The CI website states that “Courage is a group of Catholics who experience same-sex attractions and who are committed to helping one another to live chaste lives marked by prayer, fellowship and mutual support.” The spirit of fellowship, the site continues, allows people to share thoughts and experiences, to “ensure that no one will have to face the problems of homosexuality alone.”
Austin, Texas-based anti-LGBT and anti-choice group Texas Values is holding its Texas Faith, Family & Freedom Forum September 7-8 in Austin. Confirmed speakers include many Texas elected officials such as Texas lieutenant governor Dan Patrick and state senators Lois Kolkhorst and Kelly Hancock and state representatives Matt Krause and Matt Sheehan as well as Texas Supreme Court justices Jimmy Blacklock and Eva Guzman. Other speakers include Kellie Fiedorek and Dana Hodges (ADF), Quena Gonzalez (FRC), Jonathan Keller (California Family Policy Council), Ann Hettinger (Concerned Women for America, Texas) and Kevin Roberts (Texas Public Policy Foundation).
Texas Values has run anti-trans ads in the past, and has been vocal in its support for a state “bathroom bill” that seeks to ban trans people from using public restrooms and facilities that correspond to the gender with which they identify. Like other anti-LGBT groups, Texas Values relies on harmful “bathroom predator” myths, suggesting that allowing trans people to use restrooms and facilities that correspond with their gender identities will increase sexual predation on cisgender women and girls.
The scheduled forum includes sessions titled “Why are Men in Women’s Bathrooms?” (includes ADF’s Fiedorek) and “ ‘Sexual Orientation’ and ‘Gender Identity’ in Depth.” The latter features DeAnn Stuart of the Austin Institute, which has ties to the Christian Right. Anti-LGBT sociologist Mark Regnerus is a fellow there; he is the author of a discredited study (the so-called Regnerus study) that purported to demonstrate that same-sex parents are dangerous to children.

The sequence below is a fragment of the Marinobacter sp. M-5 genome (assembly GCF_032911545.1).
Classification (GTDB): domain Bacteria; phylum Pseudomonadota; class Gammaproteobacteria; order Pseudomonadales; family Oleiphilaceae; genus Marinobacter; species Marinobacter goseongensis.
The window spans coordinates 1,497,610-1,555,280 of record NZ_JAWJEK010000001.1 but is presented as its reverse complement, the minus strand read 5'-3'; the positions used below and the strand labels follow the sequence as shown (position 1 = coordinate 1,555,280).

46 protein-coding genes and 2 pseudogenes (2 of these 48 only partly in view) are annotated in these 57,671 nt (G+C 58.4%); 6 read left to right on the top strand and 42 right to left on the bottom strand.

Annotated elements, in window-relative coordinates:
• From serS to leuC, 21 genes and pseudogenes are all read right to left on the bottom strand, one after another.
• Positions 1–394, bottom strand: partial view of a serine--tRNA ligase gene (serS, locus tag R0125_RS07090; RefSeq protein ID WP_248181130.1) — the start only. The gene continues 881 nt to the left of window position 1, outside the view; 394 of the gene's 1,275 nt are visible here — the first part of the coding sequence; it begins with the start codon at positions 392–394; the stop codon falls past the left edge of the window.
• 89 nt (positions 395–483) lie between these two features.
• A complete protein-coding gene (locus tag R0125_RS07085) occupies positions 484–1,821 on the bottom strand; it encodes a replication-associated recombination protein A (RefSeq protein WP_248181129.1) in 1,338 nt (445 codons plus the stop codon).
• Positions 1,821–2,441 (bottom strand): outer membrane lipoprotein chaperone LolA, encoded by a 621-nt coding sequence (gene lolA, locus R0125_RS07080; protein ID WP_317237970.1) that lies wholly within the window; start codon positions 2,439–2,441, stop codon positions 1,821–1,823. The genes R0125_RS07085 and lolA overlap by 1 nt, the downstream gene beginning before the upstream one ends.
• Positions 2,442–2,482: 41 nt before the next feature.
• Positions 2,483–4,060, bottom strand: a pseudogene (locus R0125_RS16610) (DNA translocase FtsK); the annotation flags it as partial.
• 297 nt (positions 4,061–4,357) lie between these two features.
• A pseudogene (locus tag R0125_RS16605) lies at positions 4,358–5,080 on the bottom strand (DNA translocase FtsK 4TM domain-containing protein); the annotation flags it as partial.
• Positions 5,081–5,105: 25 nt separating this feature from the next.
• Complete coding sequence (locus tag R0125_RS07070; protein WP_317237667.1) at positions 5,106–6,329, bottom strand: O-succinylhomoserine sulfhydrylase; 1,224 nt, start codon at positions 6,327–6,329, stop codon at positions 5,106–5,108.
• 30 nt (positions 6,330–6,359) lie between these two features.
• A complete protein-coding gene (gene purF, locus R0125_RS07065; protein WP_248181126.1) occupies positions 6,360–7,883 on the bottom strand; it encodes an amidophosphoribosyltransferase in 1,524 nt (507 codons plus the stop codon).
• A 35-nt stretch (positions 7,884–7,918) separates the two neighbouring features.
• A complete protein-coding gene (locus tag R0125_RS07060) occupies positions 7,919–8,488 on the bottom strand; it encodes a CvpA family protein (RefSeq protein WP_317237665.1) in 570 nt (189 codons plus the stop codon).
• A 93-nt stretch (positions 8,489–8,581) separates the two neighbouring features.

Judicial, legislative, federal
Judge grants preliminary injunction to allow Indiana trans student to use men’s room
A U.S. district judge in Indianapolis issued a preliminary injunction August 4 that requires Evansville Vanderburgh School Corporation (EVSC) to allow a transgender high school student who identifies as male to use male restrooms.
The 17-year-old student filed a lawsuit through the American Civil Liberties Union in February, arguing that his rights were violated under the 14thAmendment and Title IX. School officials allegedly told him to use women’s restrooms or a private bathroom connected to the nurse’s office or he would face discipline.
The injunction is in effect until there is a final ruling and an attorney for EVSC said that he will appeal the injunction.
Another court rules against Trump administration’s ban on trans troops